June 12, 7:19 p.m.: Democratic lawmakers have reached a deal with California Governor Jerry Brown over how to spend more than a billion dollars in Proposition 56 tobacco tax revenue.
A little less than half of that money would go toward increasing Medi-Cal reimbursement rates for doctors and dentists, which health advocates say have been far too low.
Anthony Wright with the advocacy group Health Access says increasing doctors’ and dentists’ reimbursement rates will improve care for Medi-Cal patients, if the money is put toward high-need areas.
“If they’re targeted, if they’re data-driven, then they can make a big difference in making sure people get the care that they need,” Wright says.
Most of the rest of the money will go toward the governor's priority: funding Medi-Cal's expansion under Obamacare, as the state takes on more of the cost.
The California Medical Association says all of the money should have gone toward doctors' rates instead of covering Medi-Cal budget gaps.
A small portion may also go toward women’s health, the developmentally disabled, and HIV/AIDS treatment.
These provisions must all be approved by the Trump Administration.
June 12, 5:58 p.m.: There’s still no formal declaration of a California budget deal at the state Capitol – though that’s expected as soon as Tuesday morning. But the contents of the agreement have nearly all been made public.
The spending plan would increase money for K-12 schools, community colleges and the CSU system. But in an unprecedented move, the Legislature will split off the UC president’s office budget from the rest of the university. That’s in response to a blistering state audit that questioned the UC’s budgeting practices.
There’s more money for Medi-Cal providers like doctors, dentists and Planned Parenthood – if the Trump administration signs off. Adult dental services for people on Medi-Cal would be restored as well.
And then there are these two bombshells that went public Monday just three days before Thursday’s scheduled votes: a gutting of most tax collection duties from the state’s embattled Board of Equalization; and a political play from Democrats to delay the date of an expected recall election for an Orange County state Senator until next June’s primary. That’s intended to give Democrats a better chance at holding the seat – and with it, their two-thirds supermajority in the Senate.
Even though there's no formal announcement yet, California lawmakers will still be able to vote Thursday on much of the spending plan. That's because most of the budget package – including many of the related measures known as "trailer bills" – went public Monday, three days before the Legislature's June 15 constitutional budget deadline. That reflects last fall's passage of voter-approved Proposition 54, which requires all bills to be in print for 72 hours before their final votes.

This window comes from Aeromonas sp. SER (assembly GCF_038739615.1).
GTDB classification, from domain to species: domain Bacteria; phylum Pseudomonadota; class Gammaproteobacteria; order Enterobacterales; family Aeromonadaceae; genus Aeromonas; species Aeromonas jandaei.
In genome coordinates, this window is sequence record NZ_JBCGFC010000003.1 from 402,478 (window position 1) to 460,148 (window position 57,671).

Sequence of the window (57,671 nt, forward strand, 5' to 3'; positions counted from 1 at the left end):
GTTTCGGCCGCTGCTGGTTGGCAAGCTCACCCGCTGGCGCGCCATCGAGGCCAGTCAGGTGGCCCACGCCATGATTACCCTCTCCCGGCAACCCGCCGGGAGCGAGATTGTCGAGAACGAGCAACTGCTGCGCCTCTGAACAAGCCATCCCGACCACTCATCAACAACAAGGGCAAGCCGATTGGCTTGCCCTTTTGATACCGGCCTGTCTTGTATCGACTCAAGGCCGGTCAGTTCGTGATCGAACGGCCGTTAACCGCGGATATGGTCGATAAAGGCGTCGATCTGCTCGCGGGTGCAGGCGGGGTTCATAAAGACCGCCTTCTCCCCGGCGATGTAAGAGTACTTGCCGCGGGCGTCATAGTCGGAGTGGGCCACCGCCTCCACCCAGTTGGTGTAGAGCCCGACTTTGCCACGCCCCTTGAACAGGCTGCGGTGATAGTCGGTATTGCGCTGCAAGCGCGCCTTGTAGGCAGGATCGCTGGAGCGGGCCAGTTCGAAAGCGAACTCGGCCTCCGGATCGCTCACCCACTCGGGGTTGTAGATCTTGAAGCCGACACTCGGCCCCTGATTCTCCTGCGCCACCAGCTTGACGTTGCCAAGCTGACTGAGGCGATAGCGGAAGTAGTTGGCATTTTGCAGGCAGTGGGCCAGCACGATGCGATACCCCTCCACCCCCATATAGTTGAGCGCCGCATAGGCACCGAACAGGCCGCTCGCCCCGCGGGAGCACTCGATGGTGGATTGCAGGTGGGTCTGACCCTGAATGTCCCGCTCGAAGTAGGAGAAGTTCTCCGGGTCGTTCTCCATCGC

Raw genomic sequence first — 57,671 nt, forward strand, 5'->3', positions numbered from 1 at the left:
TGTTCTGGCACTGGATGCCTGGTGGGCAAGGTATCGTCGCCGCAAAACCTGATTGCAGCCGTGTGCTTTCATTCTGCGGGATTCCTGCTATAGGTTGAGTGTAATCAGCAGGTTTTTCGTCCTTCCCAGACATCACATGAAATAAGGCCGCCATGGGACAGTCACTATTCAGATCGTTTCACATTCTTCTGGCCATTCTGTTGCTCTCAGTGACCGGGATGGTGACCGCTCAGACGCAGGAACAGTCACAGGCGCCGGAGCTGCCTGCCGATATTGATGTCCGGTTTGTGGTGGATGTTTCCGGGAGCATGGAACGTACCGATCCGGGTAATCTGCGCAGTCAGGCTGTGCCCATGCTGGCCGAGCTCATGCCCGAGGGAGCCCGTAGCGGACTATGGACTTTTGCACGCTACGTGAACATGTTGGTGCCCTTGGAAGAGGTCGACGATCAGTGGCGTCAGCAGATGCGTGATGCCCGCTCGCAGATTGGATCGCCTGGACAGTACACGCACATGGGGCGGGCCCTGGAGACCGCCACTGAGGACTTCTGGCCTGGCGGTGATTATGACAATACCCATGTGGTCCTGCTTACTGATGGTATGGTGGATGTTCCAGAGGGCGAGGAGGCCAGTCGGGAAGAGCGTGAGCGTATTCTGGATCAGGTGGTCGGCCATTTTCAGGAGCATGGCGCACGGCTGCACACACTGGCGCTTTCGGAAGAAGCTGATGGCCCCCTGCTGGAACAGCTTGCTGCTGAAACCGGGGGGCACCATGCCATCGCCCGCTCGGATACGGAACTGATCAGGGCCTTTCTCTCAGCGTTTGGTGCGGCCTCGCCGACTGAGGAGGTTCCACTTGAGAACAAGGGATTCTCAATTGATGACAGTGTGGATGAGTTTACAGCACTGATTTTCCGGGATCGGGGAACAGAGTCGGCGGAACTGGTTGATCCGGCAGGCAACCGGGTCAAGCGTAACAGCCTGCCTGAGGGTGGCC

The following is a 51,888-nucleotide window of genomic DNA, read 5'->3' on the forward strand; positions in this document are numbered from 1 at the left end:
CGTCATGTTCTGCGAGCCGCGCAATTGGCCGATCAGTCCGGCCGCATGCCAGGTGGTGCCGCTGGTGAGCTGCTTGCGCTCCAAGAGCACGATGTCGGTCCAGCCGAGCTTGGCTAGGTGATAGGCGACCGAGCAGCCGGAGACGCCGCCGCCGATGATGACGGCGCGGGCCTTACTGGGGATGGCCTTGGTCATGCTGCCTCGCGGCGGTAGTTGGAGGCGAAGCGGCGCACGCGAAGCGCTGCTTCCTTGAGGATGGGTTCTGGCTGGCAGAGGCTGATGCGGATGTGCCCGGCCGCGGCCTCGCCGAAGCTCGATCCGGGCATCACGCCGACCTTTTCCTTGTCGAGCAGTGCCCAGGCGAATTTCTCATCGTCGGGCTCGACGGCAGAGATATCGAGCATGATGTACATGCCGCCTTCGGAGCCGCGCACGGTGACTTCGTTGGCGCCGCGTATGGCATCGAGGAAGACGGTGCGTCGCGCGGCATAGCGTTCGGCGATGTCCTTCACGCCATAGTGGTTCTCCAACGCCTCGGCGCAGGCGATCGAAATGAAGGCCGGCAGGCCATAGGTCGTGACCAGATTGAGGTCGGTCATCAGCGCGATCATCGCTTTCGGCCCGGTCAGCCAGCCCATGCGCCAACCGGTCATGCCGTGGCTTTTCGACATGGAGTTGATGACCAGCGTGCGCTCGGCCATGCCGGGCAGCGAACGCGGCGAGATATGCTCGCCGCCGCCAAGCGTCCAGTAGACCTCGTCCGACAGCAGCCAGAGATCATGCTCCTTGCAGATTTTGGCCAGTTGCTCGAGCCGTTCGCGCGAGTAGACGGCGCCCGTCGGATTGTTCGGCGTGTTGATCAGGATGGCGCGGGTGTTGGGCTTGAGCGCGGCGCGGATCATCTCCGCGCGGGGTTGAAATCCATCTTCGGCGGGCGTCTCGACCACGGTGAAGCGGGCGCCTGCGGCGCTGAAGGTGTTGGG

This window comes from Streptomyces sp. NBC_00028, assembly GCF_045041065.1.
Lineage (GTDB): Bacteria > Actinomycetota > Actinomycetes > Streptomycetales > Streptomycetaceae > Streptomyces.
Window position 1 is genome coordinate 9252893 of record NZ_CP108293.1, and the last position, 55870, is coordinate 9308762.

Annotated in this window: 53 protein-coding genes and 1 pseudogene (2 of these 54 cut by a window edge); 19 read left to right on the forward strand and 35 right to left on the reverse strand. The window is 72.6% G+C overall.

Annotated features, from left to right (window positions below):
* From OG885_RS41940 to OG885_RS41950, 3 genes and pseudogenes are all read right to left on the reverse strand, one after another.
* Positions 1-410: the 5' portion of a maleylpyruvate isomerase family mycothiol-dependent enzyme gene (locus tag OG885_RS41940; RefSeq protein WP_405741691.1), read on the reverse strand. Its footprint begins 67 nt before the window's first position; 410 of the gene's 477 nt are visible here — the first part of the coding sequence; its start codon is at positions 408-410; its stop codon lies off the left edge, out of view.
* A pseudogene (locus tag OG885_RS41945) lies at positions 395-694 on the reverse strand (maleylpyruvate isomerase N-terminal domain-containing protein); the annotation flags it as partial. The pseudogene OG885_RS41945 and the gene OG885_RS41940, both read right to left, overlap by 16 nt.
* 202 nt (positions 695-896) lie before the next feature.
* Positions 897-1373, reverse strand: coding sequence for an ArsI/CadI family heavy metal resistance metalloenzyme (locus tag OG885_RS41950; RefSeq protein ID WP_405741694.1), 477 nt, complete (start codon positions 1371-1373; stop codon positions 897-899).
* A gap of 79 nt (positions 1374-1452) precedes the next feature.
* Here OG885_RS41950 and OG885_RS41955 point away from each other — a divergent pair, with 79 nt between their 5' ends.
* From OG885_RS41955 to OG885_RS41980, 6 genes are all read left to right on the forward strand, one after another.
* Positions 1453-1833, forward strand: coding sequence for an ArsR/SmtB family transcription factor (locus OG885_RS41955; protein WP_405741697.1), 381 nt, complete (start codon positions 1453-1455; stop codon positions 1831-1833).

June 12, 4:46 p.m.: California lawmakers are heading towards a Thursday vote on a budget package. One piece is the so-called “cannabis trailer bill” – which aims to align the state’s rules for medical and recreational marijuana.
Nate Bradley is with the California Cannabis Industry Association, which represents cannabis businesses up and down the supply chain.
In his view, the bill is written in a way that will assure local governments the state is taking a very thorough approach to cannabis regulation.
"To let the rest of the state know that if you choose to regulate it, you’re going to be covered," Bradley said. "You’re not going to be left holding the bag."
Under the cannabis trailer bill, smaller-scale growers will be able to form cannabis cooperatives as other California ‘ag’ producers do – like Blue Diamond almond growers or Land o’ Lakes dairies.
June 12, 11:56 A.M.: California’s embattled Board of Equalization would be gutted under a major piece of the state budget deal that just became public Monday – three days before a likely vote in the Legislature.
The proposal originated with State Controller and board member Betty Yee after a recent report slammed board members for illegally using state resources for political events.
“This is something that has given all of us some pause, and there are serious concerns,” Yee told Capital Public Radio Monday morning. “We believe the way that the board has been functioning – and if it is allowed to continue to function in this manner, where there is overreach into the day-to-day operations of the organization – continues to create liability for the state.”
But David Kline with the California Taxpayers Association slammed the lack of transparency from Gov. Jerry Brown and Democratic legislative leaders by including the proposal in the state budget deal.
“They’re talking about overhauling a state agency that collects a third of the state’s revenue and has 4,000 employees. That’s just a recipe for disaster, jamming it through that fast,” Kline says. “You need a chance to actually vet all of the policy proposals in the bill, and three days just isn't gonna cut it.”
Under the proposal, the lion’s share of the board’s tax collection duties would be transferred from its elected members to Gov. Jerry Brown’s administration. Only the board’s constitutionally-protected duties would be preserved.
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